|102.7||KJYO||KJ-103 “Oklahoma City’s Hit Music Station”||Contemporary Hit Radio||iHeartMedia|
City of License: Oklahoma City
Power: 94 kw
Notes: This station has been top-40 since 1983, fending off many competitors over the years. The station briefly moved into a rhythmic CHR direction from 1989-1991. Among the slogans the station has used:
- Hit Radio KJ-103
- KJ “Kontinous Jams” 103
- Power Hits KJ-103
- Today’s Best Music
- All of Today’s Best Music, Not Just Some Of It
Previous Call Letters/Formats:
KJYO (KJ “Kontinous Jams” 103 – Rhythmic CHR – 1989-1991)
KJYO (KJ-103 – CHR -1983-1989)
KJYO (K-Joy – Easy Listening/Adult Contemporary — 1981-1983)
KZUE (Z-103 – Light AC – 1979-April 1, 1981)
KZUE (The Zoo – Rock — February 1977 – 1979)
KAFG (Automated Oldies — 1972-1977)
KJEM-FM (K-JEM – Adult Standards simulcast with AM 800 –At least 1962 exact dates unknown)
David Dean Talks About KZUE
KAFG switched from the old Schulke beautiful music/oldies hybrid format to the rockin’, screamin’ jocks of KZUE in February of 1977. It was THE teen CHR (however, the term “CHR” was not yet been coined) station from 1977 until about 1979, when it lost much of its listeners to the “new” KOFM. But for those couple of years, it was like Drake radio was in Oklahoma City! Hot jingles, screamin DJ’s, TONS of contests, it was something of a sensation. It lasted into 1979 as “The Zoo” when it then became a Light AC station calling themselves Z-103.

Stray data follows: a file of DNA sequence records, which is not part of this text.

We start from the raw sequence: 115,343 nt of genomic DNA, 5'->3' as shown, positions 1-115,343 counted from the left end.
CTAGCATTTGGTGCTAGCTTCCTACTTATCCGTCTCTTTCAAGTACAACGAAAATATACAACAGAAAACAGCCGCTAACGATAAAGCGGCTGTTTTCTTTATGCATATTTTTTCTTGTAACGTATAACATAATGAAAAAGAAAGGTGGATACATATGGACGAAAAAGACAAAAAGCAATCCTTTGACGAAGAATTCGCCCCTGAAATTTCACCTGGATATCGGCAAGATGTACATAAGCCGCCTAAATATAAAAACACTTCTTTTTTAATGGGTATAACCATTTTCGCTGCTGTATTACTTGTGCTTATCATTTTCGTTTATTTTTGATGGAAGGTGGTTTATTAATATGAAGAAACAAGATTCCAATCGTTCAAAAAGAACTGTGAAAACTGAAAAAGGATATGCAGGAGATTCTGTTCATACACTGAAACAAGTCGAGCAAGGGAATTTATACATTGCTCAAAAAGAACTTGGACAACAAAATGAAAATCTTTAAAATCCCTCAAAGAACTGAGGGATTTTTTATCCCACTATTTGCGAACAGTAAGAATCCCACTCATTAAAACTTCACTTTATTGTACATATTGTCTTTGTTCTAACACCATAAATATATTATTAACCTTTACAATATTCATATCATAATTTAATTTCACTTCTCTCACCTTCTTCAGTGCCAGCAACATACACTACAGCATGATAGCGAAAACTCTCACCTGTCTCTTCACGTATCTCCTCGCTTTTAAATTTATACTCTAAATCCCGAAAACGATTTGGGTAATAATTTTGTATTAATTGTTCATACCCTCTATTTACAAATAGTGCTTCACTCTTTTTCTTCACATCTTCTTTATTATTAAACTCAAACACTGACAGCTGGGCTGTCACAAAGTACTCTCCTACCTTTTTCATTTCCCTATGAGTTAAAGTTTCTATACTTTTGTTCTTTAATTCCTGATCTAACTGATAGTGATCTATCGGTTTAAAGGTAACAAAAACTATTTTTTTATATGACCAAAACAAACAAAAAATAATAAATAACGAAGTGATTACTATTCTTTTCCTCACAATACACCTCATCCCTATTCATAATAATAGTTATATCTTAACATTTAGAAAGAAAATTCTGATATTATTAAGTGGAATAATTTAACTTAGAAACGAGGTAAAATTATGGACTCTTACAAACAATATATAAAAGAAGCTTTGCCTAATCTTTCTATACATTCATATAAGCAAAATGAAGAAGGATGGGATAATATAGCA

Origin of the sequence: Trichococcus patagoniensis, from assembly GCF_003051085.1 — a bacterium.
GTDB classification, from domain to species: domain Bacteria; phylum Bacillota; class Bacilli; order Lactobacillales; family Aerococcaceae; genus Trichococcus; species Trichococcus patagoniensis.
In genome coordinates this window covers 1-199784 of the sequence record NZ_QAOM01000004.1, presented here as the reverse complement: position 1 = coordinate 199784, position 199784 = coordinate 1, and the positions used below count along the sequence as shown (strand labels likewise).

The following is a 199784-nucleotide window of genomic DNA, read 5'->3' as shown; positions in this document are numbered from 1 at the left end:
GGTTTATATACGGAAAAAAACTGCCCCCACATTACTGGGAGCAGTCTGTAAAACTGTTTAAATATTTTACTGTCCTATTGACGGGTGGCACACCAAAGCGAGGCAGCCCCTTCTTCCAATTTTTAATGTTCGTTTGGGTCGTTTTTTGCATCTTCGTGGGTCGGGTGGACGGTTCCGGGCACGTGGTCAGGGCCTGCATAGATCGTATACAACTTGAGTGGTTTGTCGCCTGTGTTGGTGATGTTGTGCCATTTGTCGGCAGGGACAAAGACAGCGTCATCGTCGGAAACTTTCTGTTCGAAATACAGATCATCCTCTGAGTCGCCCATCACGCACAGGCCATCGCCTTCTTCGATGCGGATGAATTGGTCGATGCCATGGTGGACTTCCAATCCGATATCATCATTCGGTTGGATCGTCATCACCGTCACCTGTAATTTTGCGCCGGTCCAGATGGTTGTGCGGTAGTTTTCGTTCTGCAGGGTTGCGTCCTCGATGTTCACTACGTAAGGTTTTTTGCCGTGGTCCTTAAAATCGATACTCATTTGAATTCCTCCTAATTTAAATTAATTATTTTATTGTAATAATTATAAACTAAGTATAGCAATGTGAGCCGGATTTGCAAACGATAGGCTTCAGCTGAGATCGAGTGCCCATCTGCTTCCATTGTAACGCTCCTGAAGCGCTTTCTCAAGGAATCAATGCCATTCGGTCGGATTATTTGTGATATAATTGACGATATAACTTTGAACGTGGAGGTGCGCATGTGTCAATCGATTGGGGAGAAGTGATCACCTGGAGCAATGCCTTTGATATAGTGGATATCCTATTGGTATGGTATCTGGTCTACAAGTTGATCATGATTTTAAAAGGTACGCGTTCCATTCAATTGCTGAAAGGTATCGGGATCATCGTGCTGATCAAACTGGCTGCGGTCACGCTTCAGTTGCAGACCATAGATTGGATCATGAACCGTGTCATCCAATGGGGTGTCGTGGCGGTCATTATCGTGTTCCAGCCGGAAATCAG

It also has an important history that few realize. It actually was a pioneer for a now storied company. It was the first FM rocker for “INSILCO Broadcasting” which was the broadcast arm of the International Silver Company. Bill Rock of Bill Rock Productions in New York was, I believe, National PD of the stations during the final breaths of Z-103. But it was during 1977-78 that INSILCO Broadcasting was proud of its rockers in Oklahoma City and Miami and decided to branch out a bit. It purchased a small company, “San Antonio Broadcasting Company”… INSILCO spun off the broadcasting division into its own company and named it “Clear Channel Radio” later to become, “Clear Channel Communications”…..So, in effect, KZUE was literally Clear Channel’s first FM rocker. Even the Clear Channel History page has it wrong – showing KJYO purchased by CC in 93 I think. I saw Randy Michaels not too long ago and we discussed the history and he said, “You are absolutely right!” – but obviously never thought of it again, because the false history is still up on the website. Here’s where the confusion came in: Actually, KJYO only became licensed as a “Clear Channel Communications” station in the early nineties. Before that, it was still licensed as Clear Channel Radio. The company later dumped the “Clear Channel Radio” only to revive it a few years later when the diversification of Clear Channel Communications became too monolithic to not break them up – in name – again.
Bruce Beckman on KJEM-FM
KJEM-FM simulcast their AM sister in the early days with the exception of classical music on Sundays and some church services.